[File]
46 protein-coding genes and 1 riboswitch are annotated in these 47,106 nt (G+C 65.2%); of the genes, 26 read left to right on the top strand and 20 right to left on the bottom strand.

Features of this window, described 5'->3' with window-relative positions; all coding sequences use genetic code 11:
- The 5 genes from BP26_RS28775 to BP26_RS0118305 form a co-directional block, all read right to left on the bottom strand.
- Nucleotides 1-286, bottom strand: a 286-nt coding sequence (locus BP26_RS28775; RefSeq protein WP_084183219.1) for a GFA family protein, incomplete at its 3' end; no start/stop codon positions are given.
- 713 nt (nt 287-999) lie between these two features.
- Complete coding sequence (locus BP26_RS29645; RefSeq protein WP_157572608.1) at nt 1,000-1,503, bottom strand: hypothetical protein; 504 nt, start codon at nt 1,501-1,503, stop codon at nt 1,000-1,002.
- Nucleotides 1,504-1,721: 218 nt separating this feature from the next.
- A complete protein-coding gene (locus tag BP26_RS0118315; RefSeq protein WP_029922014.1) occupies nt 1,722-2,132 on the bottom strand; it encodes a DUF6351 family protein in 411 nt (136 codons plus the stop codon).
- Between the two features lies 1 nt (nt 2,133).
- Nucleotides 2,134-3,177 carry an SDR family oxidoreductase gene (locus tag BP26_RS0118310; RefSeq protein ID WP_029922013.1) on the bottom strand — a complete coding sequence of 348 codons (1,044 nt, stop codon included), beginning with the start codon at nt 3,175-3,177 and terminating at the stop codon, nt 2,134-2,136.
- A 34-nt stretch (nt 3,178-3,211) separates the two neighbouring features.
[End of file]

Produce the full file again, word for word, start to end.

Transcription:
46 protein-coding genes and 1 riboswitch are annotated in these 47,106 nt (G+C 65.2%); of the genes, 26 read left to right on the top strand and 20 right to left on the bottom strand.

Features of this window, described 5'->3' with window-relative positions; all coding sequences use genetic code 11:
- The 5 genes from BP26_RS28775 to BP26_RS0118305 form a co-directional block, all read right to left on the bottom strand.
- Nucleotides 1-286, bottom strand: a 286-nt coding sequence (locus BP26_RS28775; RefSeq protein WP_084183219.1) for a GFA family protein, incomplete at its 3' end; no start/stop codon positions are given.
- 713 nt (nt 287-999) lie between these two features.
- Complete coding sequence (locus BP26_RS29645; RefSeq protein WP_157572608.1) at nt 1,000-1,503, bottom strand: hypothetical protein; 504 nt, start codon at nt 1,501-1,503, stop codon at nt 1,000-1,002.
- Nucleotides 1,504-1,721: 218 nt separating this feature from the next.
- A complete protein-coding gene (locus tag BP26_RS0118315; RefSeq protein WP_029922014.1) occupies nt 1,722-2,132 on the bottom strand; it encodes a DUF6351 family protein in 411 nt (136 codons plus the stop codon).
- Between the two features lies 1 nt (nt 2,133).
- Nucleotides 2,134-3,177 carry an SDR family oxidoreductase gene (locus tag BP26_RS0118310; RefSeq protein ID WP_029922013.1) on the bottom strand — a complete coding sequence of 348 codons (1,044 nt, stop codon included), beginning with the start codon at nt 3,175-3,177 and terminating at the stop codon, nt 2,134-2,136.
- A 34-nt stretch (nt 3,178-3,211) separates the two neighbouring features.